Sarah Vowell is a careful historian who gets her details right and retains a wicked clever sense of humor in the process. I first found her work on NPR’s show “This American Life.” Her essays there were always terrific. Her books are just as engaging, placing historical time in the context of current events. This weaving of our history has the effect of highlighting who we were and who we have become. It’s thoughtful and engaging. Vowell is fond of our American ancestors without being sentimental or cloying about them. She isn’t afraid to call them out for their bone-headed decisions. Reading her work is like having a conversation with your most clever friend. I never cease to enjoy that conversation.
This month, I read Vowell’s book about the Marquis de Lafayette, the young French noble who was instrumental in bringing French support to the American Revolution. Published in 2015, the book is part history and part political commentary. At the age of 19, Lafayette came to the American colonies in search of adventure, hooked up with George Washington and never looked back. Vowell tells his story by tracing Lafayette’s progress through the colonies during the Revolutionary War and his return visit to the young United States in 1824-1825. She connects the story of a divided young nation in the 1780s to the divided nation of the contemporary political world.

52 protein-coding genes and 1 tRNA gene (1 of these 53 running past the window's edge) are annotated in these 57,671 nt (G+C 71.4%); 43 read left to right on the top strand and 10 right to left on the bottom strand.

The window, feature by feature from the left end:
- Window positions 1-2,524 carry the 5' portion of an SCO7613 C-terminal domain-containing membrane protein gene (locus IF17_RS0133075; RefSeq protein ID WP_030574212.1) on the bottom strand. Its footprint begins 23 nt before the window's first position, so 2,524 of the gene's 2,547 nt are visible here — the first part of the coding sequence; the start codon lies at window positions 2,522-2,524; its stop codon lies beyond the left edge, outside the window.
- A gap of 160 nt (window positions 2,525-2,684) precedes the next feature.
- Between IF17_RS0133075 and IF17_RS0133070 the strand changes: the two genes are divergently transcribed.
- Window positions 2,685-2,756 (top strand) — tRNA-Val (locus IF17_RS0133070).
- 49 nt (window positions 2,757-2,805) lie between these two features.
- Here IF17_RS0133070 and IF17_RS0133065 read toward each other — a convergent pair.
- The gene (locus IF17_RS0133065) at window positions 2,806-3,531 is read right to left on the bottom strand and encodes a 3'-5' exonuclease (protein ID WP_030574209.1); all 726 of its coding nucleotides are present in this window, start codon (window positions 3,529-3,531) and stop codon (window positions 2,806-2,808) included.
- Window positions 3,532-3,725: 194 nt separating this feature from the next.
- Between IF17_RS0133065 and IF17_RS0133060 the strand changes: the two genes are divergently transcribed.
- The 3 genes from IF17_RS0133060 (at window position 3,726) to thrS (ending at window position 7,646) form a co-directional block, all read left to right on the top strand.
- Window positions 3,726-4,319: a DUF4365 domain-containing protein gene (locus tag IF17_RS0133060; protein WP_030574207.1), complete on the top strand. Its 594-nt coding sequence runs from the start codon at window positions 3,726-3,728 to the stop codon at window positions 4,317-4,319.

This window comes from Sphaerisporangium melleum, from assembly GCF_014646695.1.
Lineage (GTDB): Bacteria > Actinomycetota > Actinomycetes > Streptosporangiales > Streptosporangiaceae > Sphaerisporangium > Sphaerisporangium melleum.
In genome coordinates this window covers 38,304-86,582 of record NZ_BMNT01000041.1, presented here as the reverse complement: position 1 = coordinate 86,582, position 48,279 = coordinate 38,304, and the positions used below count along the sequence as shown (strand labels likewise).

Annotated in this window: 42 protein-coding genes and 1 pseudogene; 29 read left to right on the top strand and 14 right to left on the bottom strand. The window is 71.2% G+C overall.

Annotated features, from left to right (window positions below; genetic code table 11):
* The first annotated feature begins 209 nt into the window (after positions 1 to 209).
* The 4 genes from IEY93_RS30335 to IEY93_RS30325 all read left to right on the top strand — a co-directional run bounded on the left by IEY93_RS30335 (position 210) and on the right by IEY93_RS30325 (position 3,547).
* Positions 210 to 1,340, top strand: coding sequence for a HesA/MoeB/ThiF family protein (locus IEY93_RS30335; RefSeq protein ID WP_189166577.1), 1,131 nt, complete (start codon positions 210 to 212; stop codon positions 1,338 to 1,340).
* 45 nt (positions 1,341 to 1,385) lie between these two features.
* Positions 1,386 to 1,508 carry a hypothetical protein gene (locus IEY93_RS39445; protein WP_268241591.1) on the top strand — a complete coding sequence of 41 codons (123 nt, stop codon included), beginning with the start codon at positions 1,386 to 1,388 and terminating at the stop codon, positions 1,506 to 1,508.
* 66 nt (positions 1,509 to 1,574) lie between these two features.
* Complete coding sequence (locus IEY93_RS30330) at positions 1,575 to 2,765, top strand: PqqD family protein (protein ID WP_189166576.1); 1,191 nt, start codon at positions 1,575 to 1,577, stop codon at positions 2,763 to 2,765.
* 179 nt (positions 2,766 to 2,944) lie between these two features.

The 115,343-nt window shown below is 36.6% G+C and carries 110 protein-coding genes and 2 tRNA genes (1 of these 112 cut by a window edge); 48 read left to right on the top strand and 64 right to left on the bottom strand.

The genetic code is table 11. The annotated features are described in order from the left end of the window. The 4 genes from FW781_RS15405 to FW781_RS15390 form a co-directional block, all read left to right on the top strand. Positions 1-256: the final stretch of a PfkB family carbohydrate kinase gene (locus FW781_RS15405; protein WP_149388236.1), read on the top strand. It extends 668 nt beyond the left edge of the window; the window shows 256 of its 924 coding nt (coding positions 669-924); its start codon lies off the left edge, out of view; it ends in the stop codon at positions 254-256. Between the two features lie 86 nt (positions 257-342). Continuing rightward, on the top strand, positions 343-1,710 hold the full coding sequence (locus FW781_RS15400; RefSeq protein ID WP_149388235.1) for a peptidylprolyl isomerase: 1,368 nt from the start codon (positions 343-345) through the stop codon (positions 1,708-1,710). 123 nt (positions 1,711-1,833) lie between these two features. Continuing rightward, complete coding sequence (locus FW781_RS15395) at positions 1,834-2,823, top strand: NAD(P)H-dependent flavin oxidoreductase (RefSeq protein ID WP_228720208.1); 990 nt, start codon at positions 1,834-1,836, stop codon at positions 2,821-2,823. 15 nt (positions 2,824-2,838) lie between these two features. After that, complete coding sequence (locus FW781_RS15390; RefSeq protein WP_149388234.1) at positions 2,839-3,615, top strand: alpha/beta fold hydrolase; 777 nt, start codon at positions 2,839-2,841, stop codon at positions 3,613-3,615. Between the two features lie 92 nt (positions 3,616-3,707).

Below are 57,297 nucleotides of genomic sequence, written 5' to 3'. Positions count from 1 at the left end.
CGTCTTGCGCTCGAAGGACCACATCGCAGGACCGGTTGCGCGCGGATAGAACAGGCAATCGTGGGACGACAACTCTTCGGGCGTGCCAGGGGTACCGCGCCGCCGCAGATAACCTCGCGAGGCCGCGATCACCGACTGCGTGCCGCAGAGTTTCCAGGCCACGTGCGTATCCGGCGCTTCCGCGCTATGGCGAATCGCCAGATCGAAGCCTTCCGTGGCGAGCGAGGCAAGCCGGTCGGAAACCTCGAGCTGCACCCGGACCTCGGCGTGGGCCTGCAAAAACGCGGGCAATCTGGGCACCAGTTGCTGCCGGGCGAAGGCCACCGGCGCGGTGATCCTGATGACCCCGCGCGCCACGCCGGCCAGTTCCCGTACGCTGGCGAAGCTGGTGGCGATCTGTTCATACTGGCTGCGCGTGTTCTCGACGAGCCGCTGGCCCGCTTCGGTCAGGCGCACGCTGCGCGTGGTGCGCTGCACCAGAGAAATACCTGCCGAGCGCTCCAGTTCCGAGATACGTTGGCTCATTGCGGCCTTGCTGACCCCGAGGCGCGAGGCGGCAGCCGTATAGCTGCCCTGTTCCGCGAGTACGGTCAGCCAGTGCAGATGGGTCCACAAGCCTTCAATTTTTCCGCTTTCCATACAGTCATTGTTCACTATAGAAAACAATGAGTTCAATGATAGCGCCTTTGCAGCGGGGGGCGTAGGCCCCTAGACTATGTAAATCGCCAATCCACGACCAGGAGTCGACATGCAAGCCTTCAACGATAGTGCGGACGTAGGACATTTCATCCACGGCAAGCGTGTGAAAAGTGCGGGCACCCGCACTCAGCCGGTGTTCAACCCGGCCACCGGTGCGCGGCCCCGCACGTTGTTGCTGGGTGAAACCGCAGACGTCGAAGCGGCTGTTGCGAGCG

And she can turn a phrase.
Writing of the Battle of Brandywine, which occurred on Quaker-owned land in 1777, she reflects on the monument to peace that area Quakers erected at the site and writes, “A Quaker in a straw hat is standing next to that quote, so I say hello and we start shooting the breeze about Eisenhower. I mention that Ike also said, “All wars are stupid and they can be started stupidly.” I’m pretty sure the last time I made someone’s face light up like that was when I told my New Deal Democrat grandfather that I got a point taken off an elementary school test for failing to capitalize the word “Republican.”
Pondering the separation with England and its consequence for slaves, Vowell notes that Parliament banned slavery in 1833, 30 years before the Emancipation Proclamation and then she writes, “You know your country has a checkered past when you find yourself sitting around pondering the humanitarian upside of sticking with the British Empire.”
Like all of Vowell’s work, I found myself laughing and thinking about her words long after the story was complete. In my book, that's a good read.